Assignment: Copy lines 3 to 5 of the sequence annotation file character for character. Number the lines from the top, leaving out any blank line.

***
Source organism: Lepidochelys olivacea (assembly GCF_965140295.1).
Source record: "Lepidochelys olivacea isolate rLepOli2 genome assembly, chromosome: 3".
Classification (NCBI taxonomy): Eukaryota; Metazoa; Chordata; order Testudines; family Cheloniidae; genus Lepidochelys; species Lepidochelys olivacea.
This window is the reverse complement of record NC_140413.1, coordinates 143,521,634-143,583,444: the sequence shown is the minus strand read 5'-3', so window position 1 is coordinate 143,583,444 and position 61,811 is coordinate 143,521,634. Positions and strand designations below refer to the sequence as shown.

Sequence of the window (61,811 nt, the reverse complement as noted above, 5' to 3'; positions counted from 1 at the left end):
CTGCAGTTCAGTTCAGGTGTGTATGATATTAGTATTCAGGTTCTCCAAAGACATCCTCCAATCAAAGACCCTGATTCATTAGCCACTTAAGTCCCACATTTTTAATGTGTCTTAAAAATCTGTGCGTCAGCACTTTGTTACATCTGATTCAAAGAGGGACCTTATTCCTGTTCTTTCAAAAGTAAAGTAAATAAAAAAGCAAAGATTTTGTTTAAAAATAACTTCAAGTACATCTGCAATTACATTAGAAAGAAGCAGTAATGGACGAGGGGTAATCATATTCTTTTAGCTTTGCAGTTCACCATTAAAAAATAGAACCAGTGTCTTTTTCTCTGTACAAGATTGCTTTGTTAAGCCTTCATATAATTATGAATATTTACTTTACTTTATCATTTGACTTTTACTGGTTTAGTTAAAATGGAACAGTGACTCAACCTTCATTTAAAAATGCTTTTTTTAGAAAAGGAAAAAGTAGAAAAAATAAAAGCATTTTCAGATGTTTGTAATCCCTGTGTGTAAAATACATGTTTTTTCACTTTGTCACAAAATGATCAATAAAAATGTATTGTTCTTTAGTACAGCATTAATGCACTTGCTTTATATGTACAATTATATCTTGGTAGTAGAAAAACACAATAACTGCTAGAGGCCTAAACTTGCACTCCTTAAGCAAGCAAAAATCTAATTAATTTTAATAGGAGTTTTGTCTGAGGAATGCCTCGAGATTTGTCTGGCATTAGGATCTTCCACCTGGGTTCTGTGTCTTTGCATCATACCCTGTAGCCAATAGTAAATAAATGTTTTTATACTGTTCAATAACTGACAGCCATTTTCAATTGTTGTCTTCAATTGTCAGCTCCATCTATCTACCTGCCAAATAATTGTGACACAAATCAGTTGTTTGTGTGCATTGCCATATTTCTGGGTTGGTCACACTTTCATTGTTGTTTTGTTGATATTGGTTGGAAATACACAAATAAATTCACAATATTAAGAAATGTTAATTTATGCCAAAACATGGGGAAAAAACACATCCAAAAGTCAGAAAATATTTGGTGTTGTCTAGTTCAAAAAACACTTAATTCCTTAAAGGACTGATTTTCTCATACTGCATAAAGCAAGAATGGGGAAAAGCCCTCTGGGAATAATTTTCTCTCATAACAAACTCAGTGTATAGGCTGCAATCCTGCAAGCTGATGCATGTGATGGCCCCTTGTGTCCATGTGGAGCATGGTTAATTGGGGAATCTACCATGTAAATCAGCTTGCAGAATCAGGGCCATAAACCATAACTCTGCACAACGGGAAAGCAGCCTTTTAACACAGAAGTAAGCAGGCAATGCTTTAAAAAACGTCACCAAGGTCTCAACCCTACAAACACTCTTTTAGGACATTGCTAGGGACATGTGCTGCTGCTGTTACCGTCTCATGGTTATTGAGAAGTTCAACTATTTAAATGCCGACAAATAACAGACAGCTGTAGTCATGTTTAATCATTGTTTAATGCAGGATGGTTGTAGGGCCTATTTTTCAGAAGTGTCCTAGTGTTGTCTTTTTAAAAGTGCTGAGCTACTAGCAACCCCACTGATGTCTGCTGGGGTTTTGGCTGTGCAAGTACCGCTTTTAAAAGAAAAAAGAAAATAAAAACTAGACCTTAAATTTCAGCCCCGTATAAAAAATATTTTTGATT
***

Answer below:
Classification (NCBI taxonomy): Eukaryota; Metazoa; Chordata; order Testudines; family Cheloniidae; genus Lepidochelys; species Lepidochelys olivacea.
This window is the reverse complement of record NC_140413.1, coordinates 143,521,634-143,583,444: the sequence shown is the minus strand read 5'-3', so window position 1 is coordinate 143,583,444 and position 61,811 is coordinate 143,521,634. Positions and strand designations below refer to the sequence as shown.

Sequence of the window (61,811 nt, the reverse complement as noted above, 5' to 3'; positions counted from 1 at the left end):